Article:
Notes-taking comes in all shapes and sizes.
Imagine you’ve just had a meeting with a client. Where do you put your notes? Do you send them to your assistant or use a note-taking app? Do you keep them in your email inbox or prefer taking handwritten notes?
In any case, OnePageCRM has made note-taking easier and much more centralized.
You can now differentiate between different types of notes in your CRM: general notes, call notes, and meeting notes—and keep them all on your client’s Contact Page.
So for all of you who like to have your databases clean and tidy, we have great news:
Besides the contact’s Background, call notes, and general notes, you can now add Meeting notes and organize your client records in a more efficient way.
What type of notes can I keep in OnePageCRM?
Here’s a list of notes you can keep in OnePageCRM:
Some of you see it as a sticky note.
The Background is a grey area that is always at the top of your Contact Page and gives you a quick overview of your history with this contact.
You can add here the most important information that you want to keep in front of you all the time: where you met them, on what occasion, if they are connected to someone in your network, etc.
You decide what information should be included and highlighted in the Background.
This is a general note.
You can add here more information about the client or prospect as you get to know them better. Add attachments via Google Drive or Dropbox or upload files from your computer.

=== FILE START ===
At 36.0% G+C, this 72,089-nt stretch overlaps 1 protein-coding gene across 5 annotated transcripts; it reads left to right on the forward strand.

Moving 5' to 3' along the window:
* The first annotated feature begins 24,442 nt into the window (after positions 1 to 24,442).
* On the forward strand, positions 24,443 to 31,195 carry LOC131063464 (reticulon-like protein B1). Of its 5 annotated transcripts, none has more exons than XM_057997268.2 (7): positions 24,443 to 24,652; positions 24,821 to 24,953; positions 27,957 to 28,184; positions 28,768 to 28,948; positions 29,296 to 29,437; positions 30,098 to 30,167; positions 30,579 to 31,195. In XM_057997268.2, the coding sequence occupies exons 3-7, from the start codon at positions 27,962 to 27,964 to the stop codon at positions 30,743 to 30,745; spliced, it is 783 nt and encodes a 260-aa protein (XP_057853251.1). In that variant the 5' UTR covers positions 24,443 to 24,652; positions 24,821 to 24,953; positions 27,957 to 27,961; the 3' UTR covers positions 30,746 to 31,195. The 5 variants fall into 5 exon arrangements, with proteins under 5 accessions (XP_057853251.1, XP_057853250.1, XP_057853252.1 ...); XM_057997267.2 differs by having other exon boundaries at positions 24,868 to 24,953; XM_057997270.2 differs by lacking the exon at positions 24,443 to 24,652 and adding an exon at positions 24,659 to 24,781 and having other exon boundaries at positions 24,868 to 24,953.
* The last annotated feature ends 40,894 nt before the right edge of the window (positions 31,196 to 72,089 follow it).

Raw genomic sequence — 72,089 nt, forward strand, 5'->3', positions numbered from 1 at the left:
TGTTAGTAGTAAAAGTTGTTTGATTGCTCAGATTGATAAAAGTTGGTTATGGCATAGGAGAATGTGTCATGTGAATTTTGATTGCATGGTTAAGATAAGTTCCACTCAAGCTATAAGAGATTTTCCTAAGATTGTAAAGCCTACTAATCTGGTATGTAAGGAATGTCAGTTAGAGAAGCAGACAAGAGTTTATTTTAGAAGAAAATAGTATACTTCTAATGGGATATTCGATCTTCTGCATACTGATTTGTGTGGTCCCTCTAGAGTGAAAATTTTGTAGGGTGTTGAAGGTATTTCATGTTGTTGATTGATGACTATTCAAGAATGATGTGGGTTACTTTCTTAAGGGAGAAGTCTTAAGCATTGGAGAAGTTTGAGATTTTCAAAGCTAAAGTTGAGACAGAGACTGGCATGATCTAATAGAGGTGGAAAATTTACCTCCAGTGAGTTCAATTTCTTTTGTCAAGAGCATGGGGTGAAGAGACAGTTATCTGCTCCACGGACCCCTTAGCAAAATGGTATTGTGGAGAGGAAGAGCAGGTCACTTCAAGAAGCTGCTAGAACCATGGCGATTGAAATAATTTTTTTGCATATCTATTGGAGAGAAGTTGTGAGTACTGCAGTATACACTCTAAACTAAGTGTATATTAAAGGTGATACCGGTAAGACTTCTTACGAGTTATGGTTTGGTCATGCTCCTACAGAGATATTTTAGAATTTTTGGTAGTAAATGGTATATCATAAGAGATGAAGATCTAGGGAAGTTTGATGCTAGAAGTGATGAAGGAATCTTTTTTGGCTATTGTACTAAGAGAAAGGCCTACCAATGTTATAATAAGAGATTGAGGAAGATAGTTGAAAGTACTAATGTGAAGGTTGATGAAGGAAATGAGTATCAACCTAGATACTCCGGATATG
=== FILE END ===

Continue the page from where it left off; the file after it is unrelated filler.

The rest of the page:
This way, everything you need to know about a particular contact will be neatly organized and saved on their individual Contact Page.
Moreover, this note doesn’t exist in isolation. If it relates to a specific project or deal, you can also define this relationship when creating the note. This will help you easily piece the whole picture together.
In OnePageCRM, you can add a quick note after your call with a client on what was discussed and agreed upon. The next time you speak with them, you can always go back to the call note—it’ll help you remember the conversation.
OnePageCRM has pre-defined call results options.
They are especially useful for those who use OnePageCRM for prospecting. Salespeople can quickly build filters and find those leads who were marked as Interested. But if this classification doesn’t work, you can customize call results to fit your needs: Is it a check-in or an introductory call? Or maybe you’re just catching up with an old client of yours?
With OnePageCRM, it’s easy to categorize your call notes the way it works for you and your business model.
And now you can record meeting notes inside your CRM too!
Similar to all other types of notes, you can add attachments—and also specify where and when the meeting took place.
In case you’re meeting clients face-to-face and don’t have too many calls, this note type can help you be even more organized than before.
How to organize meeting notes efficiently?
If you’re reading this blog post, you’re probably well aware of all the benefits note-taking brings: from helping remember information and freeing up memory to reducing stress and so on.
Here are a few tips you can use to organize your notes in a better way.
1. Write down the main points